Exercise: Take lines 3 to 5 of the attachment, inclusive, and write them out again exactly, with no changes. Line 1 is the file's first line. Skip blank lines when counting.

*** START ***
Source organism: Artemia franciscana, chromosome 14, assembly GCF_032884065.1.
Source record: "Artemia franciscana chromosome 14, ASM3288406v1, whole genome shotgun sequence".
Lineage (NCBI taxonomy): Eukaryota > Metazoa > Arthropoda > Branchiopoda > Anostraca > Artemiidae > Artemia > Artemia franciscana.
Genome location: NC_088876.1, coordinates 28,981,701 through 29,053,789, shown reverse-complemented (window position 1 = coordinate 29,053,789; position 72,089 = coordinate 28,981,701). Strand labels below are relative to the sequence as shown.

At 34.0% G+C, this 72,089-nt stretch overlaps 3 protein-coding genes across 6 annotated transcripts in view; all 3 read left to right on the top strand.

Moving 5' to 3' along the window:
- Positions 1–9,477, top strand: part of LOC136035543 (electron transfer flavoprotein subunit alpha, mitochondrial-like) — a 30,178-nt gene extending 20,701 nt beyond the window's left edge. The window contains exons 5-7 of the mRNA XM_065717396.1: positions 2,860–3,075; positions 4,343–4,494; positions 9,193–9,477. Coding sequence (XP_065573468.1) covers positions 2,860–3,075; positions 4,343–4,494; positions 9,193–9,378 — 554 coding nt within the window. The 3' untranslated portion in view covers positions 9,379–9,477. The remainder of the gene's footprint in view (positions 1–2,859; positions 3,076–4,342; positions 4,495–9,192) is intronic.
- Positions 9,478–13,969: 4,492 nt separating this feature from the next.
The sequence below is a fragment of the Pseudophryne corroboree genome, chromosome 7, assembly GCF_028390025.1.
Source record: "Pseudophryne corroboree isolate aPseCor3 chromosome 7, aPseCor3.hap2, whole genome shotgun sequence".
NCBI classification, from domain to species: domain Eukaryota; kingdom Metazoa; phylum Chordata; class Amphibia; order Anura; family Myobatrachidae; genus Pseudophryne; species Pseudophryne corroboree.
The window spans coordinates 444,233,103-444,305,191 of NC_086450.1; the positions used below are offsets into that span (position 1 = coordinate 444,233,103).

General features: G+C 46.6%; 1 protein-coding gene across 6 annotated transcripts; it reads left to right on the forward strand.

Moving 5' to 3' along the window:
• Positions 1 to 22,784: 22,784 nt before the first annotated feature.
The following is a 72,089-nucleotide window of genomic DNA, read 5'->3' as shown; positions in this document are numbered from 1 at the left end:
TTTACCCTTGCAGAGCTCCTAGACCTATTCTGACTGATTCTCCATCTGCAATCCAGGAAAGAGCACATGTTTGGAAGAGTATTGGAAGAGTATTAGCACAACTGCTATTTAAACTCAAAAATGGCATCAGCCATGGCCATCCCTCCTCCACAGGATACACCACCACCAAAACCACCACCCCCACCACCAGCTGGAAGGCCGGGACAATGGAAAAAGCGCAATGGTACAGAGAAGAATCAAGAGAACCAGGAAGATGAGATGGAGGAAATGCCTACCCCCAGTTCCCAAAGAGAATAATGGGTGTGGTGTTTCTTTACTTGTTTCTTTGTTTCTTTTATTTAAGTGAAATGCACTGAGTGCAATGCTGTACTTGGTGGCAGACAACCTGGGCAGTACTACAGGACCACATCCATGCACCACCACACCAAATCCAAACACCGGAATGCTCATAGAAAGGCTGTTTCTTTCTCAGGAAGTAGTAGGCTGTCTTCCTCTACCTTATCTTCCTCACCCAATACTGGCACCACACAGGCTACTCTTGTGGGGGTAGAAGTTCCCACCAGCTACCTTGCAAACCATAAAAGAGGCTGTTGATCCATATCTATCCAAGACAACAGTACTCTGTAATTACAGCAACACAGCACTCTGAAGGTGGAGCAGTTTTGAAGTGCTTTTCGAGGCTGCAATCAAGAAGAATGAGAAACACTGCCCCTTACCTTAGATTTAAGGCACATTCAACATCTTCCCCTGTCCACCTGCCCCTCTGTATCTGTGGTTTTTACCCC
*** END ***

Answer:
Lineage (NCBI taxonomy): Eukaryota > Metazoa > Arthropoda > Branchiopoda > Anostraca > Artemiidae > Artemia > Artemia franciscana.
Genome location: NC_088876.1, coordinates 28,981,701 through 29,053,789, shown reverse-complemented (window position 1 = coordinate 29,053,789; position 72,089 = coordinate 28,981,701). Strand labels below are relative to the sequence as shown.

At 34.0% G+C, this 72,089-nt stretch overlaps 3 protein-coding genes across 6 annotated transcripts in view; all 3 read left to right on the top strand.